The objective was to determine the relationship between a high score on the ERA index and 2-year mortality and nursing home placement. As of January 1, 2005, 12,650 community-dwelling patients over 60 years of age were impaneled with a primary care practice at the Mayo Clinic in Rochester, MN. This was a retrospective cohort study utilizing an administrative risk score, the ERA score. Primary outcomes were 2-year mortality and 2-year nursing home placement. The predictor variable was ERA score. Relative risk estimates were used to describe the association between the ERA index and mortality and nursing home placement. The relative risk of 2-year mortality was 51.4 (95% confidence interval = CI = 28.0-94.4) in patients in the highest risk group compared to the lowest group. The relative risk of nursing home placement was 113.2 (95% CI = 76.1-168.4). Patients with high ERA scores are at high risk for 2-year mortality and 2-year nursing home placement. These findings suggest that the utilization of an electronic risk score can help identify patients at risk for death or nursing home placement. Clinically, the identification of high risk individuals may be useful for utilization of clinical case management. © 2011 Elsevier Ireland Ltd.
Giannella L.,Cesare Magati Hospital |
Beraldi R.,Kogod Center on Aging |
Giulini S.,University of Modena and Reggio Emilia |
Cerami L.B.,Cesare Magati Hospital |
And 2 more authors.
International Journal of Gynecology and Obstetrics | Year: 2012
Objective: To evaluate the diagnostic accuracy of measuring cervical length (CL) in combination with cervical and plasma nitric oxide metabolite (NOx) levels to identify women undergoing preterm labor (PTL) who will deliver preterm. Methods: A hospital-based prospective cohort study of 730 women undergoing spontaneous PTL between 24 and 33 weeks + 6 days of pregnancy was conducted. Measurement of cervical and plasma NOx levels and ultrasonographic assessment of CL were performed to find the best model to predict preterm delivery (PTD). Optimal cut-off values were calculated by receiver operating characteristic (ROC) curve analysis. Logistic regression analysis and rank correlation tests were also performed. Results: CL of 15 mm or less, cervical NOx levels greater than 87.6 μmol/L, and plasma NOx levels greater than 123 μmol/L (P < 0.0001) were the only factors significantly associated with PTD within 7 days of sampling. This combined model provided high diagnostic accuracy (sensitivity 80.0%; specificity 99.2%). Both cervical and plasma NOx levels were negatively correlated with CL (r = - 0.453, P < 0.0001 and r = - 0.362, P < 0.0001, respectively). Conclusion: Combined measurement of CL and levels of cervical and plasma NOx could help identify women undergoing symptomatic PTL who are at increased risk of PTD. © 2011 International Federation of Gynecology and Obstetrics.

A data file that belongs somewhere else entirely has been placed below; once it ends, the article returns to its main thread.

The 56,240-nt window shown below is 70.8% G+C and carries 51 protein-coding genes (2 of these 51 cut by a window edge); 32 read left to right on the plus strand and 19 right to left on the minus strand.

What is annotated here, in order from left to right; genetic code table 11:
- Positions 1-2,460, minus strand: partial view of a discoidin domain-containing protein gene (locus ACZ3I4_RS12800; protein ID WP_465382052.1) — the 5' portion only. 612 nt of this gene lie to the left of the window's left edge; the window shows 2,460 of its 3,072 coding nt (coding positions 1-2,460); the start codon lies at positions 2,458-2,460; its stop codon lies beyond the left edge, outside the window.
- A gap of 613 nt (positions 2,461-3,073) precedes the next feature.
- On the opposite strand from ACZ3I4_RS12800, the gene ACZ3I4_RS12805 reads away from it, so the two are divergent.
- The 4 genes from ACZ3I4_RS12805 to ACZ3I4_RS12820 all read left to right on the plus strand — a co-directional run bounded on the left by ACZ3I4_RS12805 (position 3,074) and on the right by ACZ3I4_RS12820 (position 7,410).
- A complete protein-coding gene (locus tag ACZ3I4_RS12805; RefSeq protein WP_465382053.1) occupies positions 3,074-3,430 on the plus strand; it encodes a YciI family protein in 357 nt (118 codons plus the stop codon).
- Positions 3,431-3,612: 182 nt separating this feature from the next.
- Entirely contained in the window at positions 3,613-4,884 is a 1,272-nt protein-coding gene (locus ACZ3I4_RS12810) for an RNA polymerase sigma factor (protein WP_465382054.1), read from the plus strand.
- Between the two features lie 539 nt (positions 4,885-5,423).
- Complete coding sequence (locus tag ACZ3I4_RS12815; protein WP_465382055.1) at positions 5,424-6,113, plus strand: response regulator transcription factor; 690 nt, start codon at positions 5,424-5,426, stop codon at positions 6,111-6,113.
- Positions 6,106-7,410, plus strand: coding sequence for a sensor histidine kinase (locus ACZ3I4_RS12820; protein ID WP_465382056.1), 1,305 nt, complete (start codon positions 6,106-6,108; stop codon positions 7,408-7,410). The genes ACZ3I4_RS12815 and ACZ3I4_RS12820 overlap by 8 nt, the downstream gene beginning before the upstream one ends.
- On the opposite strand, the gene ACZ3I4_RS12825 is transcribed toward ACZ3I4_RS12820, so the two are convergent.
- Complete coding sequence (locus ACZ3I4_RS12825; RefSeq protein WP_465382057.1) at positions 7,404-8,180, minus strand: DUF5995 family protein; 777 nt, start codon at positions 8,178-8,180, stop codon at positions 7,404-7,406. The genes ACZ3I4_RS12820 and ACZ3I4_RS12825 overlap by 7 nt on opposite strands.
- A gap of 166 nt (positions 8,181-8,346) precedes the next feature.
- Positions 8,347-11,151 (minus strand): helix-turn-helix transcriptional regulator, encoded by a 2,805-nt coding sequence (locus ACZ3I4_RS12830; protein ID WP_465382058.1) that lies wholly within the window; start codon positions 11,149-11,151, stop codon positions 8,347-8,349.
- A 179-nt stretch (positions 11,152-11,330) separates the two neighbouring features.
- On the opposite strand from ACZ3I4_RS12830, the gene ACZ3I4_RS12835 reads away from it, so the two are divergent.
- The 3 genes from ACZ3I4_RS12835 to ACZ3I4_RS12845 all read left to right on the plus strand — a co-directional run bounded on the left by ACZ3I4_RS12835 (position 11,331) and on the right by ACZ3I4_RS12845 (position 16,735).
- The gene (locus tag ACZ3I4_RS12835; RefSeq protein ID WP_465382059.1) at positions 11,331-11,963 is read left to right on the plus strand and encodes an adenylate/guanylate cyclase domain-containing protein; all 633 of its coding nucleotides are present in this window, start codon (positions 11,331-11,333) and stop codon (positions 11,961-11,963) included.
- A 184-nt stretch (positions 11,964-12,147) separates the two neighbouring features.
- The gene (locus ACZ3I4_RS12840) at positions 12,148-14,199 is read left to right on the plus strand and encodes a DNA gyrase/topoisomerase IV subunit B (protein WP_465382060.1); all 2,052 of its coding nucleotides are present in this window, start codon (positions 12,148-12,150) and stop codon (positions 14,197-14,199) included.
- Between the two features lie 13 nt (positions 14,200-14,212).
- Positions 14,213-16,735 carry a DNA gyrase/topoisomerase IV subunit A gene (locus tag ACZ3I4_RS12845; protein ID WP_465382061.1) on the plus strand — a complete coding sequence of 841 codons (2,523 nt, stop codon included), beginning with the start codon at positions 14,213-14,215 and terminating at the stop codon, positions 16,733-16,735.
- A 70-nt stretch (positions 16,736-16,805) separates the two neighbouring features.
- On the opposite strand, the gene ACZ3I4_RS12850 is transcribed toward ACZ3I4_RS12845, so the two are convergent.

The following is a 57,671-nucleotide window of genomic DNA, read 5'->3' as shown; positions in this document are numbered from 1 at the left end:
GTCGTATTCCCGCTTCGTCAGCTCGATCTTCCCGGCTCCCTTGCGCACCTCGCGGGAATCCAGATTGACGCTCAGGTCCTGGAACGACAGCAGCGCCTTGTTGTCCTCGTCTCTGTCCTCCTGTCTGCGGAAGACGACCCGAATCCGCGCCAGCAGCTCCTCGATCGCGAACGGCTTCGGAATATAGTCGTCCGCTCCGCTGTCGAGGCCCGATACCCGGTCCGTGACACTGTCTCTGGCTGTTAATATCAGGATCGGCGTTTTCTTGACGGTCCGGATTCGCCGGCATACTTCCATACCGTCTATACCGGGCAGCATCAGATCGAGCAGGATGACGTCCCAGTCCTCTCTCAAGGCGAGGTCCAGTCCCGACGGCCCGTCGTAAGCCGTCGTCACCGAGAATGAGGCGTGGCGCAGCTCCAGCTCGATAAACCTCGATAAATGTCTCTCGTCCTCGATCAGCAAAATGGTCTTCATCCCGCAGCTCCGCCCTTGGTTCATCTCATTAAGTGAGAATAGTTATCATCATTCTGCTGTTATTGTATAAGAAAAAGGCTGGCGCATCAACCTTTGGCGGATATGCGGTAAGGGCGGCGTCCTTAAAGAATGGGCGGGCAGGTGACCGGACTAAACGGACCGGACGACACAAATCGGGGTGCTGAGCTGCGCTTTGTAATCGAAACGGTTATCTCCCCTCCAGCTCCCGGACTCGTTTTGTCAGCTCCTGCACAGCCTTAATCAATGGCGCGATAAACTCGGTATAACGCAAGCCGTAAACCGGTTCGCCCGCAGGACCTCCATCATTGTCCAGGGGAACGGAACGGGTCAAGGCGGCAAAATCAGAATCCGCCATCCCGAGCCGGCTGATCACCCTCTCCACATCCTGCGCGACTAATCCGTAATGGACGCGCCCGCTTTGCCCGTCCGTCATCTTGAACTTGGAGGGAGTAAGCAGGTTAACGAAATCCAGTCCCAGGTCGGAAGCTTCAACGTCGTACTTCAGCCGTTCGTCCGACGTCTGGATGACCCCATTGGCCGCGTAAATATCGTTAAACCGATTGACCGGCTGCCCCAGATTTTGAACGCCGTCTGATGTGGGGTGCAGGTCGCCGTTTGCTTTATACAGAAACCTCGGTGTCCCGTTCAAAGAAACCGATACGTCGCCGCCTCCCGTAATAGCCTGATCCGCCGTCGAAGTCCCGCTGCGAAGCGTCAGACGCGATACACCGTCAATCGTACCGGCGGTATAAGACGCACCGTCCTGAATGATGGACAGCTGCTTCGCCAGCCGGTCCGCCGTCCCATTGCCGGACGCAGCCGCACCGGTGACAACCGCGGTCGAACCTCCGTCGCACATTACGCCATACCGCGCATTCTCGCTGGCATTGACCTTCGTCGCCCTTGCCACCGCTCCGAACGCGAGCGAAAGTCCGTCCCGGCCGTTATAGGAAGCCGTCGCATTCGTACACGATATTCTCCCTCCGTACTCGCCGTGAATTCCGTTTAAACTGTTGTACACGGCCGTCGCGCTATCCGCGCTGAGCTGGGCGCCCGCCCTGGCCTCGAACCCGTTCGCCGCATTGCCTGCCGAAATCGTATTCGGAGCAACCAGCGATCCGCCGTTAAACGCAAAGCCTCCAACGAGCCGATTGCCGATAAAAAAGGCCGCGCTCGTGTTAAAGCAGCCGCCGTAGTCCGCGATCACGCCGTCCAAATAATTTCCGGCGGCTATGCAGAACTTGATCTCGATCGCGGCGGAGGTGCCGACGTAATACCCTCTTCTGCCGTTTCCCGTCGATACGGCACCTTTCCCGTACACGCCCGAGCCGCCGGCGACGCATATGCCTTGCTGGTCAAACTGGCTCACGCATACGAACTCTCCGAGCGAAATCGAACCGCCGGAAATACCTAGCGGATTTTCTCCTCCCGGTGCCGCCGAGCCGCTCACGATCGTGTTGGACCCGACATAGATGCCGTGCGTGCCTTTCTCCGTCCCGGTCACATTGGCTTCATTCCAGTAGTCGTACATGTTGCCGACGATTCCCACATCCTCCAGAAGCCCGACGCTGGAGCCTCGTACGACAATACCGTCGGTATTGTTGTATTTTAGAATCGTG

Ungewitter E.,Kogod Center on Aging |
Ungewitter E.,University of Virginia |
Scrable H.,Kogod Center on Aging
Genes and Development | Year: 2010
Δ40p53 is a transactivation-deficient isoform of the tumor suppressor p53. We discovered that Δ40p53, in addition to being highly expressed in embryonic stem cells (ESCs), is the major p53 isoform during early stages of embryogenesis in the mouse. By altering the dose of Δ40p53 in ESCs, we identified a critical role for this isoform in maintaining the ESC state. Haploinsufficiency for Δ40p53 causes a loss of pluripotency in ESCs and acquisition of a somatic cell cycle, while increased dosage of Δ40p53 prolongs pluripotency and inhibits progression to a more differentiated state. Δ40p53 controls the switch from pluripotent ESCs to differentiated somatic cells by controlling the activity of full-length p53 at critical targets such as Nanog and the IGF-1 receptor (IGF-1R). The IGF axis plays a central role in the switch between pluripotency and differentiation in ESCs - and Δ40p53, by controlling the level of the IGF-1R, acts as a master regulator of this switch. We propose that this is the primary function of Δ40p53 in cells of the early embryo and stem cells, which are the only normal cells in which this isoform is expressed. © 2010 by Cold Spring Harbor Laboratory Press.
Tang J.,Kogod Center on Aging |
Pei Y.,Guangdong Medical College |
Zhou G.,Guangdong Medical College
Experimental Gerontology | Year: 2013
Diabetes mellitus is a metabolic disorder that is characterized by high blood glucose because of the insulin-resistance and insulin-deficiency in Type 2, while the insulin deficiency due to destruction of islet cells in the pancreas in Type 1. The development of Type 2 diabetes is caused by a combination of lifestyle and genetic factors. Aging patients with diabetes are at increased risk of developing cognitive and memory dysfunctions, which is one of the significant symptoms of Alzheimer disease (AD). Also, over 2/3 of AD patients were clinically indentified with impairment of glucose. Cognitive dysfunction would be associated with poor self-care ability in diabetes patients. This review will briefly summarize the current knowledge of the pathogenesis of these two diseases and highlight similarities in their pathophysiologies. Furthermore, we will shortly discuss recent progress in the insulin-targeted strategy, aiming to explore the inner linkage between these two diseases in aging populations. © 2013 Elsevier Inc.
Hinault C.,Harvard University |
Kawamori D.,Harvard University |